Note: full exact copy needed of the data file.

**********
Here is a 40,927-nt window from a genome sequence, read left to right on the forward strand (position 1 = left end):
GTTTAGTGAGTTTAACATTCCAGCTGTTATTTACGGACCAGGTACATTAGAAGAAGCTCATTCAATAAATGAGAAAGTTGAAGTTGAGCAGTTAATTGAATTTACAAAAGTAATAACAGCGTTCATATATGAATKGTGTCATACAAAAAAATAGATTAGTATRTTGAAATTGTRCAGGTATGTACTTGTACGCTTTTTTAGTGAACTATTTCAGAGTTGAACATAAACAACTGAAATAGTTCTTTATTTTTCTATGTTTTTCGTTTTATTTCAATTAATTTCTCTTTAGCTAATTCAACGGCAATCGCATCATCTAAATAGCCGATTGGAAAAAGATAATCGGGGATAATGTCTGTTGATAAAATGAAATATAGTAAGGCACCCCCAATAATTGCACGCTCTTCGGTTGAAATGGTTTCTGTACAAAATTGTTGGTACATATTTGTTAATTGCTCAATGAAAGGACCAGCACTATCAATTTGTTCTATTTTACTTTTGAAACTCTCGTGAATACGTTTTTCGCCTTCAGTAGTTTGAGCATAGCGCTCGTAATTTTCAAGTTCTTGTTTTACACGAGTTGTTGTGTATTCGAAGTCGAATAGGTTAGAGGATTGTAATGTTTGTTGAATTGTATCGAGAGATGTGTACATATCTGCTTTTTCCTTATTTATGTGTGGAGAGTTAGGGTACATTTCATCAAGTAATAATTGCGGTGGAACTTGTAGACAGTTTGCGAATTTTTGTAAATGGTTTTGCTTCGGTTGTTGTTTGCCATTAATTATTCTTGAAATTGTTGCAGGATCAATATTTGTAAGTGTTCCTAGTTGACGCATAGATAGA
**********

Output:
Here is a 40,927-nt window from a genome sequence, read left to right on the forward strand (position 1 = left end):
GTTTAGTGAGTTTAACATTCCAGCTGTTATTTACGGACCAGGTACATTAGAAGAAGCTCATTCAATAAATGAGAAAGTTGAAGTTGAGCAGTTAATTGAATTTACAAAAGTAATAACAGCGTTCATATATGAATKGTGTCATACAAAAAAATAGATTAGTATRTTGAAATTGTRCAGGTATGTACTTGTACGCTTTTTTAGTGAACTATTTCAGAGTTGAACATAAACAACTGAAATAGTTCTTTATTTTTCTATGTTTTTCGTTTTATTTCAATTAATTTCTCTTTAGCTAATTCAACGGCAATCGCATCATCTAAATAGCCGATTGGAAAAAGATAATCGGGGATAATGTCTGTTGATAAAATGAAATATAGTAAGGCACCCCCAATAATTGCACGCTCTTCGGTTGAAATGGTTTCTGTACAAAATTGTTGGTACATATTTGTTAATTGCTCAATGAAAGGACCAGCACTATCAATTTGTTCTATTTTACTTTTGAAACTCTCGTGAATACGTTTTTCGCCTTCAGTAGTTTGAGCATAGCGCTCGTAATTTTCAAGTTCTTGTTTTACACGAGTTGTTGTGTATTCGAAGTCGAATAGGTTAGAGGATTGTAATGTTTGTTGAATTGTATCGAGAGATGTGTACATATCTGCTTTTTCCTTATTTATGTGTGGAGAGTTAGGGTACATTTCATCAAGTAATAATTGCGGTGGAACTTGTAGACAGTTTGCGAATTTTTGTAAATGGTTTTGCTTCGGTTGTTGTTTGCCATTAATTATTCTTGAAATTGTTGCAGGATCAATATTTGTAAGTGTTCCTAGTTGACGCATAGATAGA